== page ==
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Exclusive interview with H. Wursten, world’s top authority on business management training ( Part 1)

Updated: Nov 10, 2021

Huib Wursten, born in 1942, is a world renowned specialist on advising companies and supra-national organizations in how to manage global teams. Since 1989 he has been working in this field with a variety of Fortune top 1000 companies. He has worked in and with public and private organizations in 85 countries on various continents. His main clients in the business sector are IBM, 3M, McCain, Quest, Texaco, ABN AMRO, Nike and Unilever. From 1994 he conducts courses at and gives advice to the IMF in Washington and from 2000 on he does the same for the European Central Bank in Frankfurt. Other important non-profit organizations he has been involved with are Europol, the World Bank, UNDP, Council of Europe and the Dutch peacekeeping forces. He has advised the Russian administration on the influence of culture on political and economic behavior. Wursten has written an award winning paper which was published for “Nyfer”, a Research Institute related to Nijenrode University “MentaleBeelden. De invloed van Cultuur op (economisch) Beleid” (Mental Images. The influence of culture on economic policies). He is fluent in English, German, French, and Dutch.His latest book, “The 7 Mental Images of National Culture. Leading and Managing in a Globalized World”, has struck a chord among companies and businesses around the world.Huib Wursten talked to ME Printer’scontributing editor, Karina Princess Bagration, (Swiss Institute of Cultural Diplomacy). Here are the excerpts:

KPB: Tell us about your background?

I was born in the Netherlands and Studied Educational Psychology in Amsterdam. Most of my working life I have been focusing on transfer of knowledge to adults. First in a rather homogeneous culture like the Netherlands. Later in global companies with very diverse employees.

KPB: What made you study relations between management and culture?

When I started in the early seventies, management training was mostly based on Anglo-Saxon theories. But the practice showed that Anglo-Saxon approach did not work for other cultures like France, Russia and Middle East.I discovered that these theories were also not “covering” the realitiesof my country, the Netherlands either.I started defining how and where I could identify the differences and make people more successful. I discussed this with a person I met during a conference organized by Clingendael, the diplomatic training institute in the Netherlands. That wasBob Waisfisz, who told me that my ideas were very much conform the findings of Professor Geert Hofstede who already in that time was considered worldwide to be the Godfather of modern intercultural management. Bob Waisfiszat that time just started a consultancy to apply the Hofstede research and make companies to understand both their international personnel and customers a lot better.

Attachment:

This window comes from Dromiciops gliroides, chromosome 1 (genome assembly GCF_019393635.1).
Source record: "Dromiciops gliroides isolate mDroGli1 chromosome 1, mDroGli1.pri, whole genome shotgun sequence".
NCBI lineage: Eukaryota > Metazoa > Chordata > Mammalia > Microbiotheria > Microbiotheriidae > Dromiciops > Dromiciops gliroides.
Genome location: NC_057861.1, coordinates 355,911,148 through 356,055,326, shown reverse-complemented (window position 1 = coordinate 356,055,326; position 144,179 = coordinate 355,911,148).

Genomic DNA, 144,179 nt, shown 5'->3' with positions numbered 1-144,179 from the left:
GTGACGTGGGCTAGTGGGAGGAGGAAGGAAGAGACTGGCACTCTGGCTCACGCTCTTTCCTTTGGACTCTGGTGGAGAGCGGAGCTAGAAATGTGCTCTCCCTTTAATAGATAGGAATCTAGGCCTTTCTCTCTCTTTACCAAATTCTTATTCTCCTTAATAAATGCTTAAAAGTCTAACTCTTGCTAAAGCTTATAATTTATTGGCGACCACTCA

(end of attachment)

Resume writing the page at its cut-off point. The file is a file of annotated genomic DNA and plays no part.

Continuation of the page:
KPB: Why, how, where did you develop the Mental Images?

I always wanted to work with highly educated people, challenging too easy generalizations, exchanging ideas and sharing critical opinions but probably the most important experience was when I worked for the IMF. This is an incredibly diverse working environment. Just fancy, in one building in Washington professionals from more than 120 countries are working together. Complicated, is not it? For years,I delivered almost monthly workshops and seminars. It was during these workshops that I realized that, even though I had been talking about the 4 Hofstede Dimensions of National Culture, I rarely ended up discussing cultural dimensions one-by-one. Instead, I always discussed them in combinations. That’s when I began to see some patterns.I discussed my thoughts with the staff development head of the IMF, Dinah Nieburg. She has been supportive. She suggested putting my ideas on paper in a systematic way. The work resulted in the first 5 of the Mental Images. The 6th Mental Image, the Solar System, was added based on a consultation with Professor Hofstede. My customers and colleagues have helped me to sharpen the model and its implications.

KPB: What are the 7 Mental Images?

I’m of course standing “on the shoulders” of the guru of cultural management: Geert Hofstede. Having the information from worldwide and matched samples, he analyzed this database with statistical techniques like factor analysis. Doing this he found basic value dimensions that are the core of understanding cultural diversity.Combining the dimensions,I could distinguish 7 different clusterswith behavioral patterns which come as a consequence. I called these 7 patterns mental images because each one provides an internal “picture” in the heads of people of what societies and organizations look like. Because these mental images are very basic, I was able to compare the 7 different ways people handle business in their cultural environment. Elements like leadership, decision making, meeting behavior, delegation, control, conflict solving, etc.Now we have 23 of these systematic comparisons in total.

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